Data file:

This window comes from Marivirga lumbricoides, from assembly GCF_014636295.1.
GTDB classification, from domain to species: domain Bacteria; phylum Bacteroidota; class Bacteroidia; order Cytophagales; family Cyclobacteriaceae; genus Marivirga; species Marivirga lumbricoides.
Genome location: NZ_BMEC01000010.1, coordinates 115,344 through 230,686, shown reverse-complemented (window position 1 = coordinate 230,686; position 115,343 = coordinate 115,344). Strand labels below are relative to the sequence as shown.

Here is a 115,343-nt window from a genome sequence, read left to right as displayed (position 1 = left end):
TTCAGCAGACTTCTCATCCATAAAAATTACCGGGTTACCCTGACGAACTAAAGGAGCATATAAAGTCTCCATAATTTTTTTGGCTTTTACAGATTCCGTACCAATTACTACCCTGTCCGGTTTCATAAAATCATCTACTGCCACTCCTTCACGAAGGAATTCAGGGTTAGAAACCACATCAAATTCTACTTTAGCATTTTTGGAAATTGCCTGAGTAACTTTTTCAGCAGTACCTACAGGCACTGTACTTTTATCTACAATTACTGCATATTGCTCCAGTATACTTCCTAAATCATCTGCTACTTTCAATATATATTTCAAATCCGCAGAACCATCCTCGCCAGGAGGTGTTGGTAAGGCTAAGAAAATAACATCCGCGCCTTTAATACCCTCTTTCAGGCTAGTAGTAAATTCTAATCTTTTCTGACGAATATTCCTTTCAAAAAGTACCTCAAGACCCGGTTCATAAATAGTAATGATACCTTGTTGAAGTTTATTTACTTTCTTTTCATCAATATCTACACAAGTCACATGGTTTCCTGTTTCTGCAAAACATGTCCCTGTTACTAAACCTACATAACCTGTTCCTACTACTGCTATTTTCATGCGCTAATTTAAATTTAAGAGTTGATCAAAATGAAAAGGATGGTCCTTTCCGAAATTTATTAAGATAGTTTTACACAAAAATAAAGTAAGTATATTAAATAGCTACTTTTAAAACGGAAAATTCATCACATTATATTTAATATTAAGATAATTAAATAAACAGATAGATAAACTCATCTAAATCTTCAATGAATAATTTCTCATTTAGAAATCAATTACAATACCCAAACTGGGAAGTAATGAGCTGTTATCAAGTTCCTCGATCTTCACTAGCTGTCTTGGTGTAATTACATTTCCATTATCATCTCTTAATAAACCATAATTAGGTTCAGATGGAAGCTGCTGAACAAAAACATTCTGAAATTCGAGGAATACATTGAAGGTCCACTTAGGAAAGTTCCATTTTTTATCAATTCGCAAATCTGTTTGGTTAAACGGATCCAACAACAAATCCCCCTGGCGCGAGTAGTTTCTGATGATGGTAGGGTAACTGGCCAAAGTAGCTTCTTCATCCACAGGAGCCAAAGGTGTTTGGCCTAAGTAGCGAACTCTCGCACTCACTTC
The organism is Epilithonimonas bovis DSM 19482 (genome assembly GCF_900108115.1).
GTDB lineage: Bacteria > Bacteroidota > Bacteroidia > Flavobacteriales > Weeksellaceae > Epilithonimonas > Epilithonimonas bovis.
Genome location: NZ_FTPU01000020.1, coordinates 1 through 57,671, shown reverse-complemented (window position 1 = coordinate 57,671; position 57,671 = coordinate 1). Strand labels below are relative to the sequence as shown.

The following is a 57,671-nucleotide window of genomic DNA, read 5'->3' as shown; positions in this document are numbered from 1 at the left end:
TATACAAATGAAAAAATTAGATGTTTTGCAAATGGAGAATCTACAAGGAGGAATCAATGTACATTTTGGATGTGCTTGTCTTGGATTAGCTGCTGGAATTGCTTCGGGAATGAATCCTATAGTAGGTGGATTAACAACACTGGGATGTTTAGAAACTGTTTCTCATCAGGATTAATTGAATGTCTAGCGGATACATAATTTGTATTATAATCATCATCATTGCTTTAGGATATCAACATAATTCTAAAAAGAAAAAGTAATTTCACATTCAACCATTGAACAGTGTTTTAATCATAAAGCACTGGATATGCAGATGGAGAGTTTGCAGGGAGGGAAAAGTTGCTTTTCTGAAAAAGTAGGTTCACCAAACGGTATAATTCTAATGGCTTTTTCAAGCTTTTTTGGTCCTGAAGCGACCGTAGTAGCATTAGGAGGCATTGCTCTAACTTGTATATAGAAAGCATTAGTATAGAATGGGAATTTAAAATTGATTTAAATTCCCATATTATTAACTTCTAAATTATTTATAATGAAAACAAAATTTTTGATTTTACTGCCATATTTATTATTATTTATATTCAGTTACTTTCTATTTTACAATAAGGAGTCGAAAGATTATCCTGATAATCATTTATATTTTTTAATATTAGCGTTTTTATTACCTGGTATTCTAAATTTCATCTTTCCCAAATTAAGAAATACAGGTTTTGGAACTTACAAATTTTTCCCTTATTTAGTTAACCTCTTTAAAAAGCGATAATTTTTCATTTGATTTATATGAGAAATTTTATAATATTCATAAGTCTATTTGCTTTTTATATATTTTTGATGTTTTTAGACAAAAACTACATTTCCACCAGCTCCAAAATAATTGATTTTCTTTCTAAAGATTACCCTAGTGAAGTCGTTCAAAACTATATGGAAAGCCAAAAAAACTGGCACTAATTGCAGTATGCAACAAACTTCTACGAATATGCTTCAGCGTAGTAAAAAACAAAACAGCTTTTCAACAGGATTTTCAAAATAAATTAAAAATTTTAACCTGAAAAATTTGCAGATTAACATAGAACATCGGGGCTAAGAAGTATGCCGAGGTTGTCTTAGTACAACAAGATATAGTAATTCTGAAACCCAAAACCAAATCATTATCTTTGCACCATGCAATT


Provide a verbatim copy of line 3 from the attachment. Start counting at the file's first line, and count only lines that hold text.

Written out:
Genome location: NZ_BMEC01000010.1, coordinates 115,344 through 230,686, shown reverse-complemented (window position 1 = coordinate 230,686; position 115,343 = coordinate 115,344). Strand labels below are relative to the sequence as shown.